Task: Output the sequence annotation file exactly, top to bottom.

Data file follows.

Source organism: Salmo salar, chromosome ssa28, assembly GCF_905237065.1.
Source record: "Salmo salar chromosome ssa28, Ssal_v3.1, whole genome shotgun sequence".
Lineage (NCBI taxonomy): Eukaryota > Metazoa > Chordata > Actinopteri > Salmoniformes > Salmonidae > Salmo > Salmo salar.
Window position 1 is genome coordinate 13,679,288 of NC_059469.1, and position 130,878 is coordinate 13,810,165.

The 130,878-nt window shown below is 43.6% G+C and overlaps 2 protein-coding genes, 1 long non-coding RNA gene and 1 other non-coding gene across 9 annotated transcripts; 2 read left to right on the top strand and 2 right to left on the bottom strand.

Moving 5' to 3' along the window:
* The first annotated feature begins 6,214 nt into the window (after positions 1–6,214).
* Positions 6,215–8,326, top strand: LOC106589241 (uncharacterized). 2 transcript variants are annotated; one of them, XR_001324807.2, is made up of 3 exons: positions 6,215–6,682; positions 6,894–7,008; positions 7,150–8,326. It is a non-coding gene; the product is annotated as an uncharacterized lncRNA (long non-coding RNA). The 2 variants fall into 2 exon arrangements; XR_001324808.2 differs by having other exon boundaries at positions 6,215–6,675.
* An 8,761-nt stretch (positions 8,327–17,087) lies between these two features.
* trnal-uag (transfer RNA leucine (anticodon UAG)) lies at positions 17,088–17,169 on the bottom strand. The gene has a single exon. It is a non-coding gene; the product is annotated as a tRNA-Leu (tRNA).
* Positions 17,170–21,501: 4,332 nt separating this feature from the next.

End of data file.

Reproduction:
Source organism: Salmo salar, chromosome ssa28, assembly GCF_905237065.1.
Source record: "Salmo salar chromosome ssa28, Ssal_v3.1, whole genome shotgun sequence".
Lineage (NCBI taxonomy): Eukaryota > Metazoa > Chordata > Actinopteri > Salmoniformes > Salmonidae > Salmo > Salmo salar.
Window position 1 is genome coordinate 13,679,288 of NC_059469.1, and position 130,878 is coordinate 13,810,165.

The 130,878-nt window shown below is 43.6% G+C and overlaps 2 protein-coding genes, 1 long non-coding RNA gene and 1 other non-coding gene across 9 annotated transcripts; 2 read left to right on the top strand and 2 right to left on the bottom strand.

Moving 5' to 3' along the window:
* The first annotated feature begins 6,214 nt into the window (after positions 1–6,214).
* Positions 6,215–8,326, top strand: LOC106589241 (uncharacterized). 2 transcript variants are annotated; one of them, XR_001324807.2, is made up of 3 exons: positions 6,215–6,682; positions 6,894–7,008; positions 7,150–8,326. It is a non-coding gene; the product is annotated as an uncharacterized lncRNA (long non-coding RNA). The 2 variants fall into 2 exon arrangements; XR_001324808.2 differs by having other exon boundaries at positions 6,215–6,675.
* An 8,761-nt stretch (positions 8,327–17,087) lies between these two features.
* trnal-uag (transfer RNA leucine (anticodon UAG)) lies at positions 17,088–17,169 on the bottom strand. The gene has a single exon. It is a non-coding gene; the product is annotated as a tRNA-Leu (tRNA).
* Positions 17,170–21,501: 4,332 nt separating this feature from the next.